- In Spaceballs, the same trope applies handily to Lone Star and Barf, who only agree to rescue Princess Vespa for the sum of a million space bucks (which is what they owe Pizza the Hutt)
- In Trading Places, Louis offers Ophelia a fiscal Scooby Snack to help him regain his wealth and good name.
- Little Nemo: Adventures in Slumberland: Nemo initially refuses to go with the Professor to Slumberland because the Princess being a girl makes him uneasy. But when he gets the Princess' gift of cookies, he gladly accepts the invitation.
- In Eragon, Brom bribes an Obstructive Bureaucrat. Eragon is shocked.
- In Harry Potter and The Deathly Hallows Harry secures the goblin's help by promising him the Sword of Gryffindor. He tries to go the Exact Words route by never specifying when he'd get it, but that's all for naught because Griphook steals the sword ahead of time anyway.
- In Curse of the Wolfgirl Malveria's attempt to bribe Dominil to hack into a computer system. After Malveria simply asks Dominil notes it is illegal and unethical. Malveria produces a large stack of banknotes and Dominil's response is that it is far more illegal and unethical than that. Malveria produces a second stack of notes and Dominil starts working on the computer system.
- A.E. Housman's short poem "Epitaph on an Army of Mercenaries" is the intersection of this trope and Did You Just Punch Out Cthulhu?.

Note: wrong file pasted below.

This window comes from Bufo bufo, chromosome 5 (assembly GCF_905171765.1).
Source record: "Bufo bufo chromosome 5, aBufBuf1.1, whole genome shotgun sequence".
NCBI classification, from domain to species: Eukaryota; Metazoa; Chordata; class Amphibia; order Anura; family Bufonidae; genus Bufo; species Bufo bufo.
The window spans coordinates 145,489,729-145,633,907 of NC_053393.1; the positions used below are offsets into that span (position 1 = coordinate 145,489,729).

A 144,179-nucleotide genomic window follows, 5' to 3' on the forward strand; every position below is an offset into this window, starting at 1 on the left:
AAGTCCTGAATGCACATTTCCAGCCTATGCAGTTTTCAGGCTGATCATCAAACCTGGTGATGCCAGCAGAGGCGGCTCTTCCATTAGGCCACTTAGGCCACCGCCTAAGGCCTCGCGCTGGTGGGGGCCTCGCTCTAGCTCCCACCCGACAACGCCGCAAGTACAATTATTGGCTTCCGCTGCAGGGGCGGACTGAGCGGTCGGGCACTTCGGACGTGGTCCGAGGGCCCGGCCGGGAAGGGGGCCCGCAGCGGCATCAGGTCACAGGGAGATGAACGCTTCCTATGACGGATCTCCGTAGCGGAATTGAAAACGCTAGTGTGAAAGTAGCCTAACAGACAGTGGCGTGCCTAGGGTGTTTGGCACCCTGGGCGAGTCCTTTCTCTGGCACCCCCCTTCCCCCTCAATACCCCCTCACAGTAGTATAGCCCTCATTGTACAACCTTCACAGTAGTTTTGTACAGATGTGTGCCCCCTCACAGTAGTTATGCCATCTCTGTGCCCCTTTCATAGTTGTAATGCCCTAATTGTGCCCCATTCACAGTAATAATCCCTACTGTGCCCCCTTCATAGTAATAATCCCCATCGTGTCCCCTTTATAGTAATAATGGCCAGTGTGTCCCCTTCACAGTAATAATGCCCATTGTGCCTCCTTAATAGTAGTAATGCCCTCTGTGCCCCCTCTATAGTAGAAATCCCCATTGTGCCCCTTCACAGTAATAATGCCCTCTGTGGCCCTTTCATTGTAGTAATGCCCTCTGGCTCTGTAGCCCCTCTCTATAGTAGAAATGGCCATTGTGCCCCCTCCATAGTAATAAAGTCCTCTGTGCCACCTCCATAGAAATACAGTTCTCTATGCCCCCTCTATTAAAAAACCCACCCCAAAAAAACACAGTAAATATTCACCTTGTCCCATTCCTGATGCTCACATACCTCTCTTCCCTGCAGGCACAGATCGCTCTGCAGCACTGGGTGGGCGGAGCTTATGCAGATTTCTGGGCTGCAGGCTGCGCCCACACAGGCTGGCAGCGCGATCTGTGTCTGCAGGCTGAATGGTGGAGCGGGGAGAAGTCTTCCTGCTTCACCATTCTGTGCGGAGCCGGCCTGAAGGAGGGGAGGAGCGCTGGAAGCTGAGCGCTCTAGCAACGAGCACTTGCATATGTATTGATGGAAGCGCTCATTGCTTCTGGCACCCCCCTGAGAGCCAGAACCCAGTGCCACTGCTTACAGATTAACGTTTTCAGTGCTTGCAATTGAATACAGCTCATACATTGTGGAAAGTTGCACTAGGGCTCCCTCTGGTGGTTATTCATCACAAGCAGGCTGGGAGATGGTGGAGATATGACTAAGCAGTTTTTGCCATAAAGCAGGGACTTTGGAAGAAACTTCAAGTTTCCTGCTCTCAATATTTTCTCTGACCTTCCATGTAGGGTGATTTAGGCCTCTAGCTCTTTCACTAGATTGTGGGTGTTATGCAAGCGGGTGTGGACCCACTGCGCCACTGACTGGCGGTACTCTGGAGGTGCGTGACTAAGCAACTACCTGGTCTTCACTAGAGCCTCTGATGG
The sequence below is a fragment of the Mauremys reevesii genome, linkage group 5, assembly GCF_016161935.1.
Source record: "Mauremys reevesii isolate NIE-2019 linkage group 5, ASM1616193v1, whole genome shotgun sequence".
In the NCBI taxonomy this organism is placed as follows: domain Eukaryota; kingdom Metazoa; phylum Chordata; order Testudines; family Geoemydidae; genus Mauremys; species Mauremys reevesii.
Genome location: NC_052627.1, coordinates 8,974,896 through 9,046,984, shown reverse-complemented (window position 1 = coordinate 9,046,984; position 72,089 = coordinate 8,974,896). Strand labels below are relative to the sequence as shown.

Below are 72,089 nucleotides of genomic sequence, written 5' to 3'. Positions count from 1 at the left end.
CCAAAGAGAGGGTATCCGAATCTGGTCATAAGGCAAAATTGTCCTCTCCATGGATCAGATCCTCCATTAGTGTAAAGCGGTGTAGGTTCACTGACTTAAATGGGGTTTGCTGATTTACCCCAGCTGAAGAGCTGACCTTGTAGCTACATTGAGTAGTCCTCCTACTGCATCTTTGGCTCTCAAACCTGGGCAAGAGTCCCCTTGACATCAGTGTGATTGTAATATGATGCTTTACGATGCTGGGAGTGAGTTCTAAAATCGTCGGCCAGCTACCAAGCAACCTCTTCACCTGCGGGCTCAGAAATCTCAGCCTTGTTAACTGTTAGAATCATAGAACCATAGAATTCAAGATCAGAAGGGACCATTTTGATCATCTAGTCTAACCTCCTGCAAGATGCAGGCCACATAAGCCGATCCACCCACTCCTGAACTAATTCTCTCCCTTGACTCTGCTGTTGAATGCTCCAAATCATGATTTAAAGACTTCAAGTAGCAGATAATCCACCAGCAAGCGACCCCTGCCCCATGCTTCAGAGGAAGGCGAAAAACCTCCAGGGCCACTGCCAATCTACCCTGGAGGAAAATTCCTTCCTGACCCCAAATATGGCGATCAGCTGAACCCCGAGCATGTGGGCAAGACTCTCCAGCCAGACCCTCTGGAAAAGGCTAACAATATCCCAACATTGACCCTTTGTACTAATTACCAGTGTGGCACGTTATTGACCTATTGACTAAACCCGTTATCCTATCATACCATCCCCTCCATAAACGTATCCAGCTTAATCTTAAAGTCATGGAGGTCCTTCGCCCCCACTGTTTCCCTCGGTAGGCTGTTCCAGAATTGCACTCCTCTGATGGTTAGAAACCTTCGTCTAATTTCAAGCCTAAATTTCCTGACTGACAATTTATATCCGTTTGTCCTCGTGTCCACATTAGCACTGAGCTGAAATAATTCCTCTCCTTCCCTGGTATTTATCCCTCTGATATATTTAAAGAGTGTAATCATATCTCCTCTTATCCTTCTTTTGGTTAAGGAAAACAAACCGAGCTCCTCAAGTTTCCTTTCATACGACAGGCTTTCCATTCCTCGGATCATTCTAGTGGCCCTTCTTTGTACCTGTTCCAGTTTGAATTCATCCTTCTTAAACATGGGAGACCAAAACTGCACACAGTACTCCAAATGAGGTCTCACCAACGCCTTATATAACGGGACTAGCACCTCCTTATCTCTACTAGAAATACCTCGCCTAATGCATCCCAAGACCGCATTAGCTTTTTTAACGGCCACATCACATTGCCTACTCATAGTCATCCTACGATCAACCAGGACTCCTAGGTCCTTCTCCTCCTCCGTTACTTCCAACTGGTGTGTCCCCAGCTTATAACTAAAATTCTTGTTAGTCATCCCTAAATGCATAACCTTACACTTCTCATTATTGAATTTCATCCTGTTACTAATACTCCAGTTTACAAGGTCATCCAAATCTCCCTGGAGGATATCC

- In the pilot episode of Everwood, Andy tries to convince his 15-year-old son and 9-year-old daughter to move to the titular rural town in Colorado.
Andy: Now, I want this to be a democratic decision, so we're going to put this to a vote. Everyone who wants to move...
- In Firefly, Mal and Zoe offer Jayne better pay and his own quarters in exchange for dumping a contemptible crew that gave him little money and no respect. The fact that this deal also kept him from killing them was an added bonus.
- On Scrubs, Dr. Cox tried talking J.D. out of being his second-born's godfather simply by giving him a hug. It almost worked.
- Lost in Oz did this with the bottled tornado that would take Alex home once she defeated the Witch.
- Many schools offer rewards based off of Accelerated Reading test results to get the students to read more.
- Also in high school: "Come to [Insert class subject here] study group. We have candy."
- Michael Moore, encouraging college students to vote in the 2004 elections , passed out underwear and Ramen noodles.
- Scooby Doo and the famous "Would you do it for a Scooby Snack?"
- Quick Draw McGraw's dog Snuffles would do anything for a dog biscuit.
- At one point Quick Draw wonders what the fuss is about and tries one. He has the same reaction as Snuffles.
- Bender doesn't want to come out of his torso cavity.
Leela: (holding a beer) "Would you come out for a Bender Snack?"
- On Family Guy, the best way to get Peter (and sometimes other characters) to do just about anything is to offer him food, a child's toy or tempt him with some item nostalgic of whatever decade the writers think is funnier.
- In The Simpsons episode "The Girl Who Slept Too Little", a frightened and naked Chief Wiggum refuses to come down from a tree. The second Lou offers him a doughnut, he's already on the ground, clothed, and ready to go.
- Dastardly and Muttley in Their Flying Machines has Muttley either rescuing Dastardly from a tumble out an airplane to retrieving the recalcitrant Zilly--provided he gets a medal for his troubles.